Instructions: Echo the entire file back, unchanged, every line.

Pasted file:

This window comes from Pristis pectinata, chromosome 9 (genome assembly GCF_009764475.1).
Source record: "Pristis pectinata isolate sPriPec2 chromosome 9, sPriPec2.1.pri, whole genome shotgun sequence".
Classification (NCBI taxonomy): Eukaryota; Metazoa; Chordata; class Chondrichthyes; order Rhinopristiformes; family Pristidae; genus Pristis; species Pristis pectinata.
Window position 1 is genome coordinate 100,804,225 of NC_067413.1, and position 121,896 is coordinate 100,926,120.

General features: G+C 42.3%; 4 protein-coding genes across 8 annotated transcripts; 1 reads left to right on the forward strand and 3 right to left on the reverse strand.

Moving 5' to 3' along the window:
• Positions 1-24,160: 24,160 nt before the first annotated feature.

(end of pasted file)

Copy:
This window comes from Pristis pectinata, chromosome 9 (genome assembly GCF_009764475.1).
Source record: "Pristis pectinata isolate sPriPec2 chromosome 9, sPriPec2.1.pri, whole genome shotgun sequence".
Classification (NCBI taxonomy): Eukaryota; Metazoa; Chordata; class Chondrichthyes; order Rhinopristiformes; family Pristidae; genus Pristis; species Pristis pectinata.
Window position 1 is genome coordinate 100,804,225 of NC_067413.1, and position 121,896 is coordinate 100,926,120.

General features: G+C 42.3%; 4 protein-coding genes across 8 annotated transcripts; 1 reads left to right on the forward strand and 3 right to left on the reverse strand.

Moving 5' to 3' along the window:
• Positions 1-24,160: 24,160 nt before the first annotated feature.